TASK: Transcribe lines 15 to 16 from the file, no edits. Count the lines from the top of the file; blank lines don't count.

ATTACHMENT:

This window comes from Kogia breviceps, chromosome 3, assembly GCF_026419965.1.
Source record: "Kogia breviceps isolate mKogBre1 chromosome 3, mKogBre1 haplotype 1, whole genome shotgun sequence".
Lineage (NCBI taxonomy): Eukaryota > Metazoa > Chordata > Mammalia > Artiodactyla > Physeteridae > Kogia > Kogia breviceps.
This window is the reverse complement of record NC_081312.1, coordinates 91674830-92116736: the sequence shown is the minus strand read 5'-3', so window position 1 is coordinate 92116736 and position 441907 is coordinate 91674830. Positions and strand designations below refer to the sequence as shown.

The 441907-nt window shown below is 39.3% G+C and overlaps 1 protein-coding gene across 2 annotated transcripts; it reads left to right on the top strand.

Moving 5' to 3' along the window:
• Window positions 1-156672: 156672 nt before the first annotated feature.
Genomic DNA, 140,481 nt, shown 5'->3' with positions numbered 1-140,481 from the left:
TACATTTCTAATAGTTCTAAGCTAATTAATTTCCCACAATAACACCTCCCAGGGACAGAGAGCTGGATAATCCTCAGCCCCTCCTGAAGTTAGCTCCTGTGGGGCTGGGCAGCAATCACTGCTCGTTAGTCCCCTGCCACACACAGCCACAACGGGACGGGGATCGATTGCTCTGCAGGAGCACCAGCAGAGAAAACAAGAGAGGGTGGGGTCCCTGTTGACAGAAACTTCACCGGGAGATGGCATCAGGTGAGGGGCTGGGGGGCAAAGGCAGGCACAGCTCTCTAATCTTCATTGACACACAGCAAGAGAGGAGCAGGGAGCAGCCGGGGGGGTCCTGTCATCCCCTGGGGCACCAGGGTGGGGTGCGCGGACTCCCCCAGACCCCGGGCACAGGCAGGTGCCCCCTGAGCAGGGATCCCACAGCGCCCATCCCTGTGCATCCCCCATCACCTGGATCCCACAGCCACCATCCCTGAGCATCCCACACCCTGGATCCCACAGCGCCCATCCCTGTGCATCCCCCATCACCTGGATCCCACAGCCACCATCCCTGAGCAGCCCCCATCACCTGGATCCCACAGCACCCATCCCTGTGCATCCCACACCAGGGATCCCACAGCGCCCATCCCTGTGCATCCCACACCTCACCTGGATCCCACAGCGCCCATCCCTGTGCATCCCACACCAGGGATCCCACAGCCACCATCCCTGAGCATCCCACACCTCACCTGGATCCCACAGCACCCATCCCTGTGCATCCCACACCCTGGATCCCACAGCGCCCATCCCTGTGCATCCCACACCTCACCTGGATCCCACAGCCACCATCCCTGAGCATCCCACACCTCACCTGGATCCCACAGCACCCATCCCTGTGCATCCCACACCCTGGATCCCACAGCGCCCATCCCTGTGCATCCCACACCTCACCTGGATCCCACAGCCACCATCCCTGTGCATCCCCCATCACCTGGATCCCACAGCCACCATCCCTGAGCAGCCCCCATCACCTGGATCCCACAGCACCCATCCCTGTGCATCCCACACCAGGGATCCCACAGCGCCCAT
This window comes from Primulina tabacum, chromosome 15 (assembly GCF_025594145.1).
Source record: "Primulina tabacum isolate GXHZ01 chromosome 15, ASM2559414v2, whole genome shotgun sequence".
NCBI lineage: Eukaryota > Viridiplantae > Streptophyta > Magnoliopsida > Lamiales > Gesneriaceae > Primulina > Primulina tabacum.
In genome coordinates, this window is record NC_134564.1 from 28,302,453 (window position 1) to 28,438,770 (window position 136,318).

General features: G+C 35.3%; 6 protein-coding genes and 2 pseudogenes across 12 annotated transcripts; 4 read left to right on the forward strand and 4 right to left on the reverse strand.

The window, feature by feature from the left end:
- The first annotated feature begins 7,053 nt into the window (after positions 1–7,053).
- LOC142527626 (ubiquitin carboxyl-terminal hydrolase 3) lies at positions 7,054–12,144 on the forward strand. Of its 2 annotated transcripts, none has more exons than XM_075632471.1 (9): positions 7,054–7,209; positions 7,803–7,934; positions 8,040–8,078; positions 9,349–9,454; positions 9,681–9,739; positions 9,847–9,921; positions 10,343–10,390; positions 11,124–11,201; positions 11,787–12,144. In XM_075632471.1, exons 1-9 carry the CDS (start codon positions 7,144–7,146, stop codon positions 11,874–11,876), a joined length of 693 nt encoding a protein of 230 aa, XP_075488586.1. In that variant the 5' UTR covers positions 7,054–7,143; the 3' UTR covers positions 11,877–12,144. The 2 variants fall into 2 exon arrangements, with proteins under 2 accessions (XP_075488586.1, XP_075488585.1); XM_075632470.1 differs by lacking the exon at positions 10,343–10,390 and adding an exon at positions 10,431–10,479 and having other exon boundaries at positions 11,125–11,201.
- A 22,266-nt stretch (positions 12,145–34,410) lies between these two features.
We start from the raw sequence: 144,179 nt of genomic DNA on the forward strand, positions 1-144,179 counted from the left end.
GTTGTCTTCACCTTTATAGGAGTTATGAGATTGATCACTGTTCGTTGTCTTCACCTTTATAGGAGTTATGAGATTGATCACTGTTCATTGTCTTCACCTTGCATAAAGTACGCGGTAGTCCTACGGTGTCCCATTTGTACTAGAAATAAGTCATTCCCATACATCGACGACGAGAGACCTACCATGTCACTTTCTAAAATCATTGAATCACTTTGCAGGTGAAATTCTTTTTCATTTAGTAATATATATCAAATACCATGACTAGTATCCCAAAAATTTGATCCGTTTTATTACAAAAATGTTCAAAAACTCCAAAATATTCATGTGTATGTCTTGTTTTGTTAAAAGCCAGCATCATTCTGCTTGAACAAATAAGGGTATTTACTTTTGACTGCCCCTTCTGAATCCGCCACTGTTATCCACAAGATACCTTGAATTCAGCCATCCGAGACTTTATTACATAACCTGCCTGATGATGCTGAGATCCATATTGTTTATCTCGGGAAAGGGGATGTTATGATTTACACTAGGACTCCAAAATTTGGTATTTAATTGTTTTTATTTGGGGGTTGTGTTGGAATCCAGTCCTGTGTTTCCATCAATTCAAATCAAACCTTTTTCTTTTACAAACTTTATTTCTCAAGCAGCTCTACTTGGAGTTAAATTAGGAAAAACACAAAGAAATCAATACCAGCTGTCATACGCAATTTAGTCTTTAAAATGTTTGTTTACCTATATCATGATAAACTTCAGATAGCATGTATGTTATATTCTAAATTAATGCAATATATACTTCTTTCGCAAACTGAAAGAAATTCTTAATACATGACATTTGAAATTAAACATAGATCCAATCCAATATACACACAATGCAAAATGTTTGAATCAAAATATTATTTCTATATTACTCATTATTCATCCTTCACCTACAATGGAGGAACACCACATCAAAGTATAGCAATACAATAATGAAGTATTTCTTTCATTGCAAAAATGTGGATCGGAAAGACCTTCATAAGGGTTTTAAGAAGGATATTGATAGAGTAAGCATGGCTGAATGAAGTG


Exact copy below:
The window, feature by feature from the left end:
- The first annotated feature begins 7,053 nt into the window (after positions 1–7,053).